Covid Q&A: What you need to know about child vaccinations

Why inoculate my son or daughter? And what have other countries done on this issue?

What has been established to date by experts is that, broadly speaking, the risk to healthy children is very low. File photograph: Getty

What has been established to date by experts is that, broadly speaking, the risk to healthy children is very low. File photograph: Getty

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Were Covid-19 shots meant only for adults and the vulnerable?

So far they have been, but as the rollout proceeded and transmission of the disease remained relatively high the focus was inevitably going to shift towards younger people, particularly if the Republic is to achieve “herd immunity”.

In the past few weeks teenagers have accounted for about one-fifth of all new coronavirus cases. People aged 16 and 17 were invited to register for vaccination shots this week.

Will vaccinating those aged 12 to 15 be a big logistical undertaking?

Yes and no. The rollout has steadily been making its way down through the age groups and this latest cohort is, well, just the latest. That said, moving down to people of these ages brings complications.

The Health Service Executive will have to tinker with its online registration portal to allow for a parental consent mechanism, given the medical age of consent is 16. And vaccination centres will have to be able to deal with extra numbers as younger people will have to be accompanied by adults. There will be an information campaign to address concerns and questions and vaccinations in this group could begin as early as next week with a view to having children inoculated before they go back to school.

What threat does the virus pose to younger people?

The research is ongoing but what we do know, broadly speaking, is that the risk to healthy children is very low.

Prof Russell Viner of the University College London Great Ormond Street Institute of Child Health, a senior author on two related studies, earlier this month said the virus increases the risks for vulnerable children to a higher degree than illnesses such as seasonal flu. But the risk of dying from Covid-19 for healthy children stands at about one in two to three million.

Dr Clare Smith of the University of Bristol said only 40 per cent of children and young people with a positive test at time of death actually died from the illness. Such outcomes have not changed with the Delta variant although, as ever, the impact of long-Covid remains a concern.

Dr Rachel Harwood of the University of Liverpool said research on obesity-related severe illness is “only now becoming evident as an important risk in children and young people”.

Meanwhile, US experts have noted a “potentially severe and dangerous complication” known as multisystem inflammatory syndrome in children (MIS-C). This can lead to life-threatening problems with the heart and other organs.

Okay, but if the risks are relatively low why vaccinate my child?

Adults are often told that any risk of vaccines is far outweighed by the hazard posed by coronavirus, but this is not as clear-cut with younger recipients. Still, many health experts believe there is good reason to extend the programme into younger age groups.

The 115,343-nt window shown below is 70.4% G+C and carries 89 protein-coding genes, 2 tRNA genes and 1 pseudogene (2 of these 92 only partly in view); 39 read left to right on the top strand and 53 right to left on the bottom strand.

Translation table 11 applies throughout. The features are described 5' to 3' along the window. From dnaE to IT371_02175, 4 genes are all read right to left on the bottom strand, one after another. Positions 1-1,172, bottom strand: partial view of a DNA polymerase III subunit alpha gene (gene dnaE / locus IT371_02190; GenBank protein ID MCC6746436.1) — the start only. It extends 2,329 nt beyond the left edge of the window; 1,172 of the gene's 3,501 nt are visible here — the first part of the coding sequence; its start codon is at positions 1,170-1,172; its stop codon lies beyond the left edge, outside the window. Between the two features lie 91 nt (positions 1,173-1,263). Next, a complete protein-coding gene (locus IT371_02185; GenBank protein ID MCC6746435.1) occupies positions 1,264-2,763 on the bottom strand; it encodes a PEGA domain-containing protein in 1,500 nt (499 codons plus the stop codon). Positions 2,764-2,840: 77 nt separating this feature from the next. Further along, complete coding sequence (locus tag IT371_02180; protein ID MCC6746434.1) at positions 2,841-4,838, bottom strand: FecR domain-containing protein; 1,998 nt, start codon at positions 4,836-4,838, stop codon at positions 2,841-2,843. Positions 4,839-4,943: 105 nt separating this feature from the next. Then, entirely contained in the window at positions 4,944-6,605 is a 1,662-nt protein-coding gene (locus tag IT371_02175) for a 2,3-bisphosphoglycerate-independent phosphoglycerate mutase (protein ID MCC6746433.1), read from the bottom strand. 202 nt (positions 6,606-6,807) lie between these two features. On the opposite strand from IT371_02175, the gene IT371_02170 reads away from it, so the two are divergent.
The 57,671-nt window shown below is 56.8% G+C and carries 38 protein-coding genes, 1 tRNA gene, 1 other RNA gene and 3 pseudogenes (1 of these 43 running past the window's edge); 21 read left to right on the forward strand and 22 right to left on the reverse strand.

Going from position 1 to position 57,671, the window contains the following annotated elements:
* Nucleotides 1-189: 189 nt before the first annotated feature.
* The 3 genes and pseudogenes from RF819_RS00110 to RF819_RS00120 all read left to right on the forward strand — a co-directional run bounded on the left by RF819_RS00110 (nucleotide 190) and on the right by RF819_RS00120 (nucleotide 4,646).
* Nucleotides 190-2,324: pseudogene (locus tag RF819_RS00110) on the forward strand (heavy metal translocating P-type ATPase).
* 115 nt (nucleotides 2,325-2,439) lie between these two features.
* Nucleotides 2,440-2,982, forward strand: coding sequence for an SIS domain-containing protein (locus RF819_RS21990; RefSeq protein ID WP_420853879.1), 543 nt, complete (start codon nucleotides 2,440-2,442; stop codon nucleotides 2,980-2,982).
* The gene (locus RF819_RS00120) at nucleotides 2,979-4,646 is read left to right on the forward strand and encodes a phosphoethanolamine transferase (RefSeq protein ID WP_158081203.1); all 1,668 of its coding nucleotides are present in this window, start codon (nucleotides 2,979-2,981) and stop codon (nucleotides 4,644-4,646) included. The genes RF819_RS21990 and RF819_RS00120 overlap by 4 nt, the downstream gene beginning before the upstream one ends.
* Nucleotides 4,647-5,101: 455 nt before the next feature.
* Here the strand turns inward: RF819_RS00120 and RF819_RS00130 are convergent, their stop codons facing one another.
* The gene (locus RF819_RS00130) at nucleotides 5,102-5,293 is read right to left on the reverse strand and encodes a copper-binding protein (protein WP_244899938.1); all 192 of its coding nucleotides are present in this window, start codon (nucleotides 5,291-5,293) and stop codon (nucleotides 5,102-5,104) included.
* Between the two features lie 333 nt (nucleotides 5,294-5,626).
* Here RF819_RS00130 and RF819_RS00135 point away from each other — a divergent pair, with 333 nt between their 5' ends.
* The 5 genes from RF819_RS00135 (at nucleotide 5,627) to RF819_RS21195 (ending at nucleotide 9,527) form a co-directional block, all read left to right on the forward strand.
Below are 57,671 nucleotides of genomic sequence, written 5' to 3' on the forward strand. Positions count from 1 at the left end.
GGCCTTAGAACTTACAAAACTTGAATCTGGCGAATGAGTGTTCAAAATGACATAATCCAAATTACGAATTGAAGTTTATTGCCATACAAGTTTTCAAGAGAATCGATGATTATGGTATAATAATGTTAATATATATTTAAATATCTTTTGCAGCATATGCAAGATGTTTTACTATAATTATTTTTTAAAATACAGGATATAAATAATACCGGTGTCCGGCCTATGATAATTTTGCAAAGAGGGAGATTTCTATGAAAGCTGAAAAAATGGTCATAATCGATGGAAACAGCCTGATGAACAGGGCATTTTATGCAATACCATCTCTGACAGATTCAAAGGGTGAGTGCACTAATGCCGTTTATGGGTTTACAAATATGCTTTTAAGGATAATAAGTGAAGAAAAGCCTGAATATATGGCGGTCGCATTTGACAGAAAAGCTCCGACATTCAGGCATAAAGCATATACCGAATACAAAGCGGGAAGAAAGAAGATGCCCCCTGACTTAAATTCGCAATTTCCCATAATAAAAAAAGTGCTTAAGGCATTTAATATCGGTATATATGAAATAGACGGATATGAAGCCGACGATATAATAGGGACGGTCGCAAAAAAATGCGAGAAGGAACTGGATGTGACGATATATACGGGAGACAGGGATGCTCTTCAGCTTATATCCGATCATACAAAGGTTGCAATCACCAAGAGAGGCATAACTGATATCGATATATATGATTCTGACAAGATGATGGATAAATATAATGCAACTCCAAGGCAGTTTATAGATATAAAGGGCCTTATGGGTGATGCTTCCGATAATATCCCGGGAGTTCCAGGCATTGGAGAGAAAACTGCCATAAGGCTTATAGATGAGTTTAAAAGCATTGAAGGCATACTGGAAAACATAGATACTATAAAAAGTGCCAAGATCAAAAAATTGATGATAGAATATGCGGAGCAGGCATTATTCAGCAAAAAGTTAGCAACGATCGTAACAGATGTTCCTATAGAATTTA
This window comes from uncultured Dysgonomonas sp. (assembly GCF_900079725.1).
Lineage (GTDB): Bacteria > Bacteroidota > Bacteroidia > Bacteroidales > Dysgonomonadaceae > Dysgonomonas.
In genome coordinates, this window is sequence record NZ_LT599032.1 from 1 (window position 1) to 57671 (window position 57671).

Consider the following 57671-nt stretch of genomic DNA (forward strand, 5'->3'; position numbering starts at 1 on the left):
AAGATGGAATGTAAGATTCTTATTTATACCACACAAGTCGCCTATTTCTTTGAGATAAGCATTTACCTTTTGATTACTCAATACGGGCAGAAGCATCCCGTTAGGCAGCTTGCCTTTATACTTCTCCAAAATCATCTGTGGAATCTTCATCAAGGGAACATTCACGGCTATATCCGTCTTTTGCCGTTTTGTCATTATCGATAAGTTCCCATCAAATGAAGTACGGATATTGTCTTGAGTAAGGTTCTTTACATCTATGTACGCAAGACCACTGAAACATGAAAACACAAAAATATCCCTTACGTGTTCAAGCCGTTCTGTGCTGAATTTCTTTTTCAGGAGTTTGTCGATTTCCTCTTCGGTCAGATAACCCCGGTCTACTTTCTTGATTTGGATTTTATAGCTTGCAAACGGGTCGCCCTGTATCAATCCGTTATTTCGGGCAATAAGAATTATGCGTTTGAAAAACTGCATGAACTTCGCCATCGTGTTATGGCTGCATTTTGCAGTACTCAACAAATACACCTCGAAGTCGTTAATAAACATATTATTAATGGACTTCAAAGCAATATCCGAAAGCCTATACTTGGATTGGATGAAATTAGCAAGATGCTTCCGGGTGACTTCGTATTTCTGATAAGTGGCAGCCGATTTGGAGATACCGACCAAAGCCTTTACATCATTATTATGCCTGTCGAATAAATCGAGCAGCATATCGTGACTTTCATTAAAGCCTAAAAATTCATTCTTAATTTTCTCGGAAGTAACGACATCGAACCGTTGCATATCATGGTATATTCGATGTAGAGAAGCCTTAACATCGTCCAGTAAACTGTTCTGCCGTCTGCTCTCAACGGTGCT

The US Centers for Disease Control and Prevention puts it simply: while fewer children than adults have been sick, they can be infected, can get sick and can spread the virus.

Irish immunovirologist Prof Liam Fanning backs vaccination among 12- to 15-year-olds, noting the “spectre of long Covid” and a greater protection for the under-siege education system.

Prof Viner has made the same points about education, while long Covid effects “in children are unknown and need to be factored in”.

Harvard Medical School said while discomfort with vaccinating young people is understandable, spread of the Delta variant, combined with the protection offered by herd immunity, supports such an approach.

Might a vaccine harm my child?

This comes back to a common question: is it better to take a chance with Covid-19 or with the vaccine? The pharmaceutical companies, for those who trust them, are doing their utmost to ease concerns and expand our understanding.

Pfizer and Moderna, whose mRNA vaccines would be given to those aged 12 to 15, have been conducting “de-escalation studies” on children of descending age. Pfizer’s recent trial of 2,260 children aged 12 to 15, half of whom were given a placebo, found the immune response in those vaccinated to be even stronger than in 16- to 25-year-olds. The vaccine was found to be 100 per cent effective in preventing the disease. Side-effects were described as mild and included arm pain at the injection site, tiredness, headache, chills, fever and muscle and joint pain.

In its May study, Moderna had similar outcomes. It enrolled 3,732 children ages 12 to 17 (one-third received a placebo). As well as a strong immune response, it said side-effects were mild and no significant safety concerns were identified. But according to Harvard Medical School there has been a “higher-than-expected” number of heart inflammation cases following mRNA vaccination, particularly among boys and young men.

What other countries are doing it?

In May, US authorities extended its emergency use authorisation for the Pfizer vaccine for 12- to 15-year-olds. As of last week this was the only vaccine authorised in the US for under-18s. The United Kingdom has been more reticent. By last June, other countries offering, planning to offer, or at least authorising vaccines for those as young as 12 included France, Austria, Hungary, Estonia, Italy, Spain, Lithuania, Israel, Norway, Japan, Brazil and Canada.

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